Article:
Schoolies survival guide

Schoolies (or leavers if you're in WA) is a great time to kick back and celebrate the end of school. While you're having fun and partying, it's important that you look after yourself and your friends. If you're feeling overwhelmed, keep in mind there are people you can talk to and places you can go to seek help.

This might help if:

  • You're apprehensive about going to Schoolies
  • You want to be well prepared for the holiday
  • You want some tips on safer partying
people on beach relaxing

General safety

Regardless of whether or not you're drinking or taking drugs, being in an unfamiliar environment and crowds of people means that it's important to take a few extra precautions to make sure you and your friends stay safe and can concentrate on having a good time.

  • Always walk to and from the main area in groups.
  • If your hotel is in a high access area (usually around 100 metre radius around the main party area) try and keep your doors locked if no one is inside the room. If not, you could find total strangers wondering into your room because the doors were unlocked.
  • Don't swim at the beach at night, even if it's a well-lit area near the main area. Security and police will yank you out of the water immediately, so don't make an arse of yourself.
  • Beware of those people who aren’t school leavers and just want to take advantage of slightly drunk teens.

Partying safely

It's party time, which probably means you or someone you know will be drinking or taking drugs. In order to keep yourself and your friends safe:

  • Don't drink/take drugs and drive, and don't get into a car with a driver who has been drinking or taking drugs, even if you only need to go a short distance.
  • Avoid mixing drugs and alcohol.
  • Don't leave your drink unattended; someone could add something to it while you're away
  • If you are on medication, read the instructions to make sure it is safe to have alcohol or other drugs with the medication. Speak to a doctor if you're not sure.
  • Don't wander off alone, particularly if you're in an unfamiliar place.
  • Avoid going off with people you are not friends with, particularly when you have had a few drinks.
  • Avoid swimming after drinking or taking drugs.

Under pressure to drink or take drugs?

When friends or the group you are with are drinking or taking drugs, you might feel pressured to drink more than you feel comfortable with or take the same drug as them. You are the only one who knows your limits. Some ideas to help you stop drinking or taking drugs discreetly include:

  • Avoid drinking in rounds.
  • Order water at the same time.
  • Leave your last drink full.
  • Drink mixers rather than straight spirits.
  • Move away from the drinkers or people doing drugs by going to dance or having a game of pool.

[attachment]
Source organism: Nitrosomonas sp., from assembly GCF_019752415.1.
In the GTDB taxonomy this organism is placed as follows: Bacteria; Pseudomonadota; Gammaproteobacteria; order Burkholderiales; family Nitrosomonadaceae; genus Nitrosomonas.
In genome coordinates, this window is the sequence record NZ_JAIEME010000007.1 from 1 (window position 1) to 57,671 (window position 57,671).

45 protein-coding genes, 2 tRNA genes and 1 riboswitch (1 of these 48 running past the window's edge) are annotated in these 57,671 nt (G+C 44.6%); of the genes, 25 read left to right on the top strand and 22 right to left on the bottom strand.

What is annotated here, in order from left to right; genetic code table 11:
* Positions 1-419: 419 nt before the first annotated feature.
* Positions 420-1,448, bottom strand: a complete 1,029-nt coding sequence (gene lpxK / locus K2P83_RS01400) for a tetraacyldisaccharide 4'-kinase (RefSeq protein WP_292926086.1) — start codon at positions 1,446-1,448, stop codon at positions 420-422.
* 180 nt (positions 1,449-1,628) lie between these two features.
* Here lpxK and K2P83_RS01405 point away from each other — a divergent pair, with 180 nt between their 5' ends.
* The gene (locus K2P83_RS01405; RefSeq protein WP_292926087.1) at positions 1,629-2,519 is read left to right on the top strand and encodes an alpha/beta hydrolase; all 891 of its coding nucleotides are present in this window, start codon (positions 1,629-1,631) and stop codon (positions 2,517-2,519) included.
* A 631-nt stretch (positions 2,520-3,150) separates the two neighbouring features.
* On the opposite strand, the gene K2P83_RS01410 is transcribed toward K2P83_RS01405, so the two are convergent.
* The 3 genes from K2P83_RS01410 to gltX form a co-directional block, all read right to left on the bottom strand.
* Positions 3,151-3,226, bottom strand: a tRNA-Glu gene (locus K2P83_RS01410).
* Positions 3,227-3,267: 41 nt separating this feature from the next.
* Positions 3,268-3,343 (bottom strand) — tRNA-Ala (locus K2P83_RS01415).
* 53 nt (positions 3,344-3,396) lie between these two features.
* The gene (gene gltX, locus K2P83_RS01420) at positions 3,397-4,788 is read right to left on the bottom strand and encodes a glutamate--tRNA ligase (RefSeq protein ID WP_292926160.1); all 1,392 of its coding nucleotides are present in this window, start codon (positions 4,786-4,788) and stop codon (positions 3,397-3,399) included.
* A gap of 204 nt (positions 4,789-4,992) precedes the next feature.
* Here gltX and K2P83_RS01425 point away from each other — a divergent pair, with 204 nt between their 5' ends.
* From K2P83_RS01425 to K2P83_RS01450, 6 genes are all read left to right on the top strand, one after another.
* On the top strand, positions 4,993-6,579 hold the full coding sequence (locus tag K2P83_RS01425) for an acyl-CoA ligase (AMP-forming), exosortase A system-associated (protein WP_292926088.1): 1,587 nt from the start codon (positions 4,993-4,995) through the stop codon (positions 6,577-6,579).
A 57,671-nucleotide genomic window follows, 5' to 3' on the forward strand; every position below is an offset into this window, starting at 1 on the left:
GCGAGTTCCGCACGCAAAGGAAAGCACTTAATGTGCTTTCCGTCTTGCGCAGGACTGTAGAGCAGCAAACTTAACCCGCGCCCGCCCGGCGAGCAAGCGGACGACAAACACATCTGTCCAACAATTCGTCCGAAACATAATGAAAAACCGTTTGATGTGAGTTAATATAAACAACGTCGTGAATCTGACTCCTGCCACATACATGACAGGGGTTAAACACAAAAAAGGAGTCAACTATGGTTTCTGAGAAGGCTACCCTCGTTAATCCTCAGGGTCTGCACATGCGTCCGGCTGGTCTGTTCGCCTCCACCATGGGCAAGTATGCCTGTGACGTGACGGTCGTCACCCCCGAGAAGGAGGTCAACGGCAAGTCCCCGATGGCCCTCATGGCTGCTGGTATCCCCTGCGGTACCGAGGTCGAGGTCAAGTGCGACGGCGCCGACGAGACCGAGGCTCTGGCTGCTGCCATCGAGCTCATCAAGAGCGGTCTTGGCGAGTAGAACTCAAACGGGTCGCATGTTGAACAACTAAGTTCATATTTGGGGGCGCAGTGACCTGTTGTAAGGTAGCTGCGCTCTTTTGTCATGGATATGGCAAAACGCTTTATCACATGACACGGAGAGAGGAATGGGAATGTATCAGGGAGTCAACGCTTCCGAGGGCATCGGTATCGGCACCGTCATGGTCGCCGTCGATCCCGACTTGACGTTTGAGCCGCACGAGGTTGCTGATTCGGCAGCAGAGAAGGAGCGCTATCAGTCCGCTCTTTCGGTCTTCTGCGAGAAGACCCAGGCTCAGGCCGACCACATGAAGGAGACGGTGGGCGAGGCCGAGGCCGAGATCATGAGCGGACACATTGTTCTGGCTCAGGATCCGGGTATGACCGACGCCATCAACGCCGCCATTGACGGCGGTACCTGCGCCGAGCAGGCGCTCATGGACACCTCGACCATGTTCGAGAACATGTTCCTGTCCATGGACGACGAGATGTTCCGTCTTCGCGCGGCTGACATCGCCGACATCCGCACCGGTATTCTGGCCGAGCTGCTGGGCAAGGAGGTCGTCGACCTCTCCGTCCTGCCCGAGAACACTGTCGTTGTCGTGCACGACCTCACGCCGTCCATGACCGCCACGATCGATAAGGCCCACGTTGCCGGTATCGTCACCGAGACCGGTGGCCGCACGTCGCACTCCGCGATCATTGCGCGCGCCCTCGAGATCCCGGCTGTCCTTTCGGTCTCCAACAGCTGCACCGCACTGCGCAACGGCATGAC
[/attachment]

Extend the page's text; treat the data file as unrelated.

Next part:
• It is OK not to do drugs or drink. You have your reasons for not wanting to drink or take drugs, so try and be firm and stick by them.

Check out some other low risk drinking strategies. 

Helping a friend affected by drugs or alcohol 

If a friend has had too much to drink, or is affected by drugs there are a number of things you can do to make sure they are safe. Check out how to help a drunk friend.  As a guide, it is a good idea to treat someone as you would like to be treated if you were in the same position. Find out more about what to do in an emergency.

Having sex

Schoolies is a time when you might be thinking about having sex. Here are some tips to make sure you enjoy yourself:

  • Make sure you carry condoms on you.
  • Only agree to sex if it's going to be safe sex (i.e. with a condom). Unprotected sex puts you at risk of getting a Sexually Transmitted Infection (STI).
  • Don't agree to having sex if you don't want it. It's your right to say no or change your mind – it must be consensual.
  • Drugs and alcohol can affect your judgement and prevent you from thinking clearly.

Feeling anxious or overwhelmed

For most people Schoolies can be an emotional time, and you might find yourself feeling overwhelmed. There are some tips to cope:

  • Make sure you tell your friends how you're feeling and look out for your friends. There's a good chance they're feeling the same way.
  • Stay in touch with your supports back home.
  • Get some headspace by going for a walk or swim away from the crowds.
  • Try and eat healthy (lots of fruit and vegies) - it's a bit of a cliché, but looking after your body really does help you feel better.

If you need to speak to someone anonymously, ring Lifeline (13 11 14) or Kids Helpline (1800 55 1800).

What can I do now?

Last reviewed: 24 August, 2015
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